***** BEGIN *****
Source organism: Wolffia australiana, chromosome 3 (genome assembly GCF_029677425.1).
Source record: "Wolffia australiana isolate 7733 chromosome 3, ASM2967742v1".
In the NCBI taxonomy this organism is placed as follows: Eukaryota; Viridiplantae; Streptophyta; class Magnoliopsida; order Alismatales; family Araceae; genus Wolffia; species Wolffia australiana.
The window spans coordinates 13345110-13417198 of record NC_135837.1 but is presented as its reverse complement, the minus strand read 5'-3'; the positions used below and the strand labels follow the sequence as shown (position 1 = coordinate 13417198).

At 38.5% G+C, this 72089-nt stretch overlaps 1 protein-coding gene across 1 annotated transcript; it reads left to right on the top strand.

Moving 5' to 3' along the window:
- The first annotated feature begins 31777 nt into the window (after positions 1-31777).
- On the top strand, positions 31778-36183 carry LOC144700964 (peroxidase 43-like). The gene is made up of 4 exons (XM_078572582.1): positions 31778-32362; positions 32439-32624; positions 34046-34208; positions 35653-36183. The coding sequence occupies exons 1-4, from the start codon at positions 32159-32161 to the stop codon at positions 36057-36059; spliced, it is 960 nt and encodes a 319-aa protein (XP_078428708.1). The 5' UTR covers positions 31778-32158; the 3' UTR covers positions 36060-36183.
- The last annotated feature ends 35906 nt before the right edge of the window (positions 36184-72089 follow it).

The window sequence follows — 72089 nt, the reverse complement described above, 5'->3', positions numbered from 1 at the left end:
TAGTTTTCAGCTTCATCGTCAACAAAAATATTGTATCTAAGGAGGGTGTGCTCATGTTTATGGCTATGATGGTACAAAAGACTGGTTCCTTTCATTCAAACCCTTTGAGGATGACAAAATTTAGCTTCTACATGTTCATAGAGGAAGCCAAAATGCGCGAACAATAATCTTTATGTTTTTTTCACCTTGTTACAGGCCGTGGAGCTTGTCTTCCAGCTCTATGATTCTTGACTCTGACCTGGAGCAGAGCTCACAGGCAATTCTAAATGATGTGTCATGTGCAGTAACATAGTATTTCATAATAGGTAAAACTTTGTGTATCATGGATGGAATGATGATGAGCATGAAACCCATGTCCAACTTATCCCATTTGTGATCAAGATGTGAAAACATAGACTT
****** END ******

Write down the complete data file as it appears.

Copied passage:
Source organism: Wolffia australiana, chromosome 3 (genome assembly GCF_029677425.1).
Source record: "Wolffia australiana isolate 7733 chromosome 3, ASM2967742v1".
In the NCBI taxonomy this organism is placed as follows: Eukaryota; Viridiplantae; Streptophyta; class Magnoliopsida; order Alismatales; family Araceae; genus Wolffia; species Wolffia australiana.
The window spans coordinates 13345110-13417198 of record NC_135837.1 but is presented as its reverse complement, the minus strand read 5'-3'; the positions used below and the strand labels follow the sequence as shown (position 1 = coordinate 13417198).

At 38.5% G+C, this 72089-nt stretch overlaps 1 protein-coding gene across 1 annotated transcript; it reads left to right on the top strand.

Moving 5' to 3' along the window:
- The first annotated feature begins 31777 nt into the window (after positions 1-31777).
- On the top strand, positions 31778-36183 carry LOC144700964 (peroxidase 43-like). The gene is made up of 4 exons (XM_078572582.1): positions 31778-32362; positions 32439-32624; positions 34046-34208; positions 35653-36183. The coding sequence occupies exons 1-4, from the start codon at positions 32159-32161 to the stop codon at positions 36057-36059; spliced, it is 960 nt and encodes a 319-aa protein (XP_078428708.1). The 5' UTR covers positions 31778-32158; the 3' UTR covers positions 36060-36183.
- The last annotated feature ends 35906 nt before the right edge of the window (positions 36184-72089 follow it).

The window sequence follows — 72089 nt, the reverse complement described above, 5'->3', positions numbered from 1 at the left end:
TAGTTTTCAGCTTCATCGTCAACAAAAATATTGTATCTAAGGAGGGTGTGCTCATGTTTATGGCTATGATGGTACAAAAGACTGGTTCCTTTCATTCAAACCCTTTGAGGATGACAAAATTTAGCTTCTACATGTTCATAGAGGAAGCCAAAATGCGCGAACAATAATCTTTATGTTTTTTTCACCTTGTTACAGGCCGTGGAGCTTGTCTTCCAGCTCTATGATTCTTGACTCTGACCTGGAGCAGAGCTCACAGGCAATTCTAAATGATGTGTCATGTGCAGTAACATAGTATTTCATAATAGGTAAAACTTTGTGTATCATGGATGGAATGATGATGAGCATGAAACCCATGTCCAACTTATCCCATTTGTGATCAAGATGTGAAAACATAGACTT